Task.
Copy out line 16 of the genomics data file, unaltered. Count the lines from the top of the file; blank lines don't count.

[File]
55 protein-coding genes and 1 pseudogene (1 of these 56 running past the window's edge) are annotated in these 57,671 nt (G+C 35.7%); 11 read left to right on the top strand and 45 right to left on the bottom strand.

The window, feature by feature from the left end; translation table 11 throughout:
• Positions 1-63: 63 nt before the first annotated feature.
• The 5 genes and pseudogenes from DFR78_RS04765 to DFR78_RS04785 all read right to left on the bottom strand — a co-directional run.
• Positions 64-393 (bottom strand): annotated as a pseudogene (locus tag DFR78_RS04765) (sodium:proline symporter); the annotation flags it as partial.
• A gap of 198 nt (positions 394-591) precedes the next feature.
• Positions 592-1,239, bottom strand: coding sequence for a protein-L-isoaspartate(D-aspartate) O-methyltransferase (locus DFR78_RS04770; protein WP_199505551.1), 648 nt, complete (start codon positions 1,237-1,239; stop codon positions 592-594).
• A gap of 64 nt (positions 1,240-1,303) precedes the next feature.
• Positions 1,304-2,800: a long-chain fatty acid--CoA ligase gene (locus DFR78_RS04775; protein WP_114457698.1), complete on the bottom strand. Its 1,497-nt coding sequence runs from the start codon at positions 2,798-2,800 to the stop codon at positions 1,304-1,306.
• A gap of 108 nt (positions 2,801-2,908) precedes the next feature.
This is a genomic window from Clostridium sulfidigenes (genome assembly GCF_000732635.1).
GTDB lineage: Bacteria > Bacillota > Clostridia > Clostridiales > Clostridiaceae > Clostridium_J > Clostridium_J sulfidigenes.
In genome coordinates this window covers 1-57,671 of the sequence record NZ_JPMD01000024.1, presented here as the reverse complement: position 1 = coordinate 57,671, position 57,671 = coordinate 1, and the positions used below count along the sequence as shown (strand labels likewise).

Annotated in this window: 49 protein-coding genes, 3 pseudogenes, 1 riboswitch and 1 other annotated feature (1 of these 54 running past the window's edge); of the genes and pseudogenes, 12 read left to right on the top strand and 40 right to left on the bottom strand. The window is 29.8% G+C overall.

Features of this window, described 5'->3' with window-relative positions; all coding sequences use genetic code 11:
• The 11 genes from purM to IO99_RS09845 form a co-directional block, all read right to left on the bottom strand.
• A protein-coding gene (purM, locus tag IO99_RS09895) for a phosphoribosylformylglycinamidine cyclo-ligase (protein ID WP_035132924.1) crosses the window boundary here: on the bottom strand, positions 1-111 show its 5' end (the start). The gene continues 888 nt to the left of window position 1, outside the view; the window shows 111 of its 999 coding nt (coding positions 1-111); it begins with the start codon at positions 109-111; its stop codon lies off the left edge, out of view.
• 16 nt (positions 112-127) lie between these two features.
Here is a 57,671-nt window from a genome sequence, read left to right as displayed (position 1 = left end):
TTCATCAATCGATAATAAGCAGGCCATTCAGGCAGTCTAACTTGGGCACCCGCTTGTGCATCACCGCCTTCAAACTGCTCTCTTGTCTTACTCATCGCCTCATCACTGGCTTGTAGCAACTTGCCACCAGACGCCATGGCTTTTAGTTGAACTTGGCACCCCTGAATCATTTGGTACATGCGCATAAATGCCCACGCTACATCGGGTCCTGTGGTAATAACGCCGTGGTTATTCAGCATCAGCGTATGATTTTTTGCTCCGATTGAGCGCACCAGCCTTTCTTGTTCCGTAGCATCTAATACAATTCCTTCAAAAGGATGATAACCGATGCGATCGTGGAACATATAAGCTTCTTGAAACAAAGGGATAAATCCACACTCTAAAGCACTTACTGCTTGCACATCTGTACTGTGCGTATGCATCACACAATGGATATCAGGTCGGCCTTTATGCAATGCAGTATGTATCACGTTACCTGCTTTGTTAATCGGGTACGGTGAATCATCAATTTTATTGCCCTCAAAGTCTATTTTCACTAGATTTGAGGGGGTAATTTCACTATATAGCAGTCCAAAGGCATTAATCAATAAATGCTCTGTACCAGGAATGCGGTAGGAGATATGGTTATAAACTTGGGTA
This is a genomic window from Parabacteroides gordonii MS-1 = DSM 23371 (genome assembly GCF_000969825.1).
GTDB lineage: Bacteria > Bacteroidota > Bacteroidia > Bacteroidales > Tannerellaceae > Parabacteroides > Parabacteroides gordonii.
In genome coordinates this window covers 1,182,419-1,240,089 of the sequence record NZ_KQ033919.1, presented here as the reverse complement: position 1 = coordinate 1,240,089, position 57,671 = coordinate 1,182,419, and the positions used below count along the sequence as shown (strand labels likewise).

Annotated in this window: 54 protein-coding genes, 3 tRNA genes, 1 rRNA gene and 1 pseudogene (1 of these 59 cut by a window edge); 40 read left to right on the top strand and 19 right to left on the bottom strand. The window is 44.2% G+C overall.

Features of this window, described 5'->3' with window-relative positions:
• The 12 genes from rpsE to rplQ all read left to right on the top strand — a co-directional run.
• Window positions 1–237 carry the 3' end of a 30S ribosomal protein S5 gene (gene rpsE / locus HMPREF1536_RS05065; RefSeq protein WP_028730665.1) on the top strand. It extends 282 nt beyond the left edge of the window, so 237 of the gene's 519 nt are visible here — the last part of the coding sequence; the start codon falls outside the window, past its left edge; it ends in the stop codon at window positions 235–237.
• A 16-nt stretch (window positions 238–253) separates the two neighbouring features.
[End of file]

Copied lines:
• The 11 genes from purM to IO99_RS09845 form a co-directional block, all read right to left on the bottom strand.